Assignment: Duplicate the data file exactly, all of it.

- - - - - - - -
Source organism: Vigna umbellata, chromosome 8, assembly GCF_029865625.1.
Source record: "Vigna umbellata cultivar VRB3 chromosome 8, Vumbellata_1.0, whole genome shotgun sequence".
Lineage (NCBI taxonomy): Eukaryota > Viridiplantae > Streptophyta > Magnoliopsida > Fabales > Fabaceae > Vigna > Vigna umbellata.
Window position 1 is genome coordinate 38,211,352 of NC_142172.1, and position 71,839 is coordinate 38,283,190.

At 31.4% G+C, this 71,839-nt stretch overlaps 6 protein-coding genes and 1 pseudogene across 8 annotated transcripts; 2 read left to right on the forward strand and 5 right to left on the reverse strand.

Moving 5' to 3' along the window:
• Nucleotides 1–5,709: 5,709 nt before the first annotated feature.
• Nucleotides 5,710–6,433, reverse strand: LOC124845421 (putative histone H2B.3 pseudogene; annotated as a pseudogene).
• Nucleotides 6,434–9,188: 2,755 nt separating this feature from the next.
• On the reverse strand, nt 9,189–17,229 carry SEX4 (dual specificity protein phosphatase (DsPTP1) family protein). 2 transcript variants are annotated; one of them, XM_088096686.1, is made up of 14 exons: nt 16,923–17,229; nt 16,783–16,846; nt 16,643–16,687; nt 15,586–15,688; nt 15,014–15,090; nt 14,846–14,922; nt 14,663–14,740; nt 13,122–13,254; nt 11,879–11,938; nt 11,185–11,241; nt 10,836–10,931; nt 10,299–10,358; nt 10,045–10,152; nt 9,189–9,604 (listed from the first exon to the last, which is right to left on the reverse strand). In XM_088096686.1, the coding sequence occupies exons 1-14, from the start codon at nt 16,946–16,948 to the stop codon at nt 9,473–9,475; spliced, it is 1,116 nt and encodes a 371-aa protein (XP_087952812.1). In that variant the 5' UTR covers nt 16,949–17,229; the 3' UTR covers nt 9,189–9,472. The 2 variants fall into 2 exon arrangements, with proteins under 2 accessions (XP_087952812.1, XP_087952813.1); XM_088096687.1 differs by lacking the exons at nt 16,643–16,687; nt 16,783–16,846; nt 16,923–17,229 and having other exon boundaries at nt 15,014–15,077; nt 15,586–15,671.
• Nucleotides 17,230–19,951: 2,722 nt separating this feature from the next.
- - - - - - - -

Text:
Source organism: Vigna umbellata, chromosome 8, assembly GCF_029865625.1.
Source record: "Vigna umbellata cultivar VRB3 chromosome 8, Vumbellata_1.0, whole genome shotgun sequence".
Lineage (NCBI taxonomy): Eukaryota > Viridiplantae > Streptophyta > Magnoliopsida > Fabales > Fabaceae > Vigna > Vigna umbellata.
Window position 1 is genome coordinate 38,211,352 of NC_142172.1, and position 71,839 is coordinate 38,283,190.

At 31.4% G+C, this 71,839-nt stretch overlaps 6 protein-coding genes and 1 pseudogene across 8 annotated transcripts; 2 read left to right on the forward strand and 5 right to left on the reverse strand.

Moving 5' to 3' along the window:
• Nucleotides 1–5,709: 5,709 nt before the first annotated feature.
• Nucleotides 5,710–6,433, reverse strand: LOC124845421 (putative histone H2B.3 pseudogene; annotated as a pseudogene).
• Nucleotides 6,434–9,188: 2,755 nt separating this feature from the next.
• On the reverse strand, nt 9,189–17,229 carry SEX4 (dual specificity protein phosphatase (DsPTP1) family protein). 2 transcript variants are annotated; one of them, XM_088096686.1, is made up of 14 exons: nt 16,923–17,229; nt 16,783–16,846; nt 16,643–16,687; nt 15,586–15,688; nt 15,014–15,090; nt 14,846–14,922; nt 14,663–14,740; nt 13,122–13,254; nt 11,879–11,938; nt 11,185–11,241; nt 10,836–10,931; nt 10,299–10,358; nt 10,045–10,152; nt 9,189–9,604 (listed from the first exon to the last, which is right to left on the reverse strand). In XM_088096686.1, the coding sequence occupies exons 1-14, from the start codon at nt 16,946–16,948 to the stop codon at nt 9,473–9,475; spliced, it is 1,116 nt and encodes a 371-aa protein (XP_087952812.1). In that variant the 5' UTR covers nt 16,949–17,229; the 3' UTR covers nt 9,189–9,472. The 2 variants fall into 2 exon arrangements, with proteins under 2 accessions (XP_087952812.1, XP_087952813.1); XM_088096687.1 differs by lacking the exons at nt 16,643–16,687; nt 16,783–16,846; nt 16,923–17,229 and having other exon boundaries at nt 15,014–15,077; nt 15,586–15,671.
• Nucleotides 17,230–19,951: 2,722 nt separating this feature from the next.